GOP voters are less critical of Congress’ job performance than the others are, but even most Republicans think the legislators are doing a poor job.
Most voters in all three groups think election rules are rigged to benefit Congress. They also believe most members are for sale, and that includes their local representative. Unaffiliated voters are the most skeptical, Republicans the least doubtful.
Voters who say they are part of the Tea Party give Congress slightly higher positives than those who are not part of the grass roots movement. But 56% of Tea Party voters think their local member is more liberal than they are, a view shared by just 22% of non-Tea Party voters.
Only 38% of the Political Class thinks Congress is doing a poor job, compared to 66% of Mainstream voters. But even Political Class voters tend to doubt Congress’ honesty, although they express a lot more confidence in their local representative than Mainstream voters do.
Most Republican voters think their representatives in Congress have lost touch with the party’s base over the last several years, while most Democrats believe their Congress members have done a good job representing what their party stands for.
But more voters than ever (72%) think it would be better for the country if most members of Congress were defeated this November.
Only 38% of voters think U.S. elections are fair, well below the all-time high of 57% who felt that way just before the last presidential election in October 2012.
Additional information from this survey and a full demographic breakdown are available to Platinum Members only.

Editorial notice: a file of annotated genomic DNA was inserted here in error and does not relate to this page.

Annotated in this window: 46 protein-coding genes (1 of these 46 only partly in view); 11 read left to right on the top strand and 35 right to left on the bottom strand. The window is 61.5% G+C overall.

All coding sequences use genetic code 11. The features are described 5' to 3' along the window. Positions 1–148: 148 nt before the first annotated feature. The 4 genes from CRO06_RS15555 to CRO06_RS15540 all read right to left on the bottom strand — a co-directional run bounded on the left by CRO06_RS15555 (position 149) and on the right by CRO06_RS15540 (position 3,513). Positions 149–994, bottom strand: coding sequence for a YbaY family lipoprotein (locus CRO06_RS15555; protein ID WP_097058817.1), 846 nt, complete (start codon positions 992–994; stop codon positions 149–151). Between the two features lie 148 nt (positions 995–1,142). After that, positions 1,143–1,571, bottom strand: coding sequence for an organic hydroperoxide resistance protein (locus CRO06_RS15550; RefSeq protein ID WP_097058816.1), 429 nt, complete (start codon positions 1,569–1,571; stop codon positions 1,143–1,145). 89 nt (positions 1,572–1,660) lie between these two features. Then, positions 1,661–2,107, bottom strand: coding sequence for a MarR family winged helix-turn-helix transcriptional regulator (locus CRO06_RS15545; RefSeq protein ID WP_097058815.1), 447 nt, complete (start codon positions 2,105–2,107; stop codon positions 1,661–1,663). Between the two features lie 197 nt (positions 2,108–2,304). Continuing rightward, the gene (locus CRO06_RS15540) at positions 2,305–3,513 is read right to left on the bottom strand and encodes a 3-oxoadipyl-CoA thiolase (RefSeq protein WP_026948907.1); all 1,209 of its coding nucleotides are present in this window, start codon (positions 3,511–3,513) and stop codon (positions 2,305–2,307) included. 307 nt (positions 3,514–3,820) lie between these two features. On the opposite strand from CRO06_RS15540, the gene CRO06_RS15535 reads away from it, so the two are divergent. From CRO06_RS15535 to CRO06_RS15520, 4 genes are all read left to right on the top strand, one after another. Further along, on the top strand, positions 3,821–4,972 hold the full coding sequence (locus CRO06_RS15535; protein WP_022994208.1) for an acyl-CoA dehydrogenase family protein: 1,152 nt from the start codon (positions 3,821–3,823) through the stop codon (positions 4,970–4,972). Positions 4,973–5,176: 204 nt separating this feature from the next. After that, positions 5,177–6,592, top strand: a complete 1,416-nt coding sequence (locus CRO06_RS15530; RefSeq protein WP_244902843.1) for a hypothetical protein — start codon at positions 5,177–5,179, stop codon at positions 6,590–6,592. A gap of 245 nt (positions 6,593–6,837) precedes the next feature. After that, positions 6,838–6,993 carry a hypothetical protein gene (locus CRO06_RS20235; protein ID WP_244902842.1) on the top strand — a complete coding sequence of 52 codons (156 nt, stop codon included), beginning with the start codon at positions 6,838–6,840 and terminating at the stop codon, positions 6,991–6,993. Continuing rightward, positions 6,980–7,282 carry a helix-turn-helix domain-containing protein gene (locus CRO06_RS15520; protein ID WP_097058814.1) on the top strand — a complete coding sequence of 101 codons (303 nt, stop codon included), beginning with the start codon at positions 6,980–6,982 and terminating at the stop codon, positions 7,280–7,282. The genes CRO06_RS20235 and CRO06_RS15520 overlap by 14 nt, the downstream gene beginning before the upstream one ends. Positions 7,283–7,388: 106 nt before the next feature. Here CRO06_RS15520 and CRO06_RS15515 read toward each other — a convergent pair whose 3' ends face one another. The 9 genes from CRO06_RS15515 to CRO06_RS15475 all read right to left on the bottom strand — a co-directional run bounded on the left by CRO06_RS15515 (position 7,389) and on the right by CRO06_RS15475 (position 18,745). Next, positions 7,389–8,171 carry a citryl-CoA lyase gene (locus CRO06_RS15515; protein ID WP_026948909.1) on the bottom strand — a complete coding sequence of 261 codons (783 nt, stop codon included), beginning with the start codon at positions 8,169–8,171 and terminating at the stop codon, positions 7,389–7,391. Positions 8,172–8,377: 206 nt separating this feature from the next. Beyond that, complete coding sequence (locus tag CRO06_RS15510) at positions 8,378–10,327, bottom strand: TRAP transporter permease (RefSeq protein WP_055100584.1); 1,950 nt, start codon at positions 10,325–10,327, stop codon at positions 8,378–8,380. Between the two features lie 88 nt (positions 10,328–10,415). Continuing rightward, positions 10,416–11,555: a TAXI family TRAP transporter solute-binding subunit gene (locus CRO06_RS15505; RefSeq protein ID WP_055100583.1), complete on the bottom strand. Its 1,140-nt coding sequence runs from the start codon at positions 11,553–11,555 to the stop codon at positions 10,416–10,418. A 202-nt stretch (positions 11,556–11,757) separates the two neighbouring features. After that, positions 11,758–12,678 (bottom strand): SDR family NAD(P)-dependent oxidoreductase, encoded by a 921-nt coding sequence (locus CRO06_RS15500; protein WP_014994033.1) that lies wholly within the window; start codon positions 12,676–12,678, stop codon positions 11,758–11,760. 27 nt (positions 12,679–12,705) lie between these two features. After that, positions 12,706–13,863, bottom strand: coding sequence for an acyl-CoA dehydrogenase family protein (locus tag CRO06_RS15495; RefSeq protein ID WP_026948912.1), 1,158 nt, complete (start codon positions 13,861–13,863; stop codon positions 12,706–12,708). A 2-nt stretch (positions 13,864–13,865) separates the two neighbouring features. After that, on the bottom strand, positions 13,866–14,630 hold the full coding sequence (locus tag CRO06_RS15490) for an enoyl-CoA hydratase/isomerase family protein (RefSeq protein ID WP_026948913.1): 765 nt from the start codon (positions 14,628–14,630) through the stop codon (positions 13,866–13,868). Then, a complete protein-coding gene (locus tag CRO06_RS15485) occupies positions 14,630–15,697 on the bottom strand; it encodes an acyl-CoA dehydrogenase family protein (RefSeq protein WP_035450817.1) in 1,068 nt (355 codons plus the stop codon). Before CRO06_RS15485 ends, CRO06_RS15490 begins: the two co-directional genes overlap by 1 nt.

Please sign up for the Rasmussen Reports daily e-mail update (it's free) or follow us on Twitter or Facebook. Let us keep you up to date with the latest public opinion news.
Rasmussen Reports is a media company specializing in the collection,
publication and distribution of public opinion information.
We conduct public opinion polls on a variety of topics to inform our audience on events
in the news and other topics of interest. To ensure editorial control and independence,
we pay for the polls ourselves and generate revenue through the sale of subscriptions,
sponsorships, and advertising. Nightly polling on politics, business and lifestyle topics
provides the content to update the Rasmussen Reports web site many times each day.
If it's in the news, it's in our polls. Additionally, the data drives a
daily update newsletter and various media outlets
across the country.
Some information, including the Rasmussen Reports daily Presidential Tracking Poll
and commentaries are available for free to the general public.
Subscriptions are available for $4.95 a month or 34.95 a year
that provide subscribers with exclusive access to more than 20 stories per week on upcoming elections,
consumer confidence, and issues that affect us all. For those who are really into the numbers,
Platinum Members can review demographic crosstabs
and a full history of our data.
To learn more about our methodology, click here.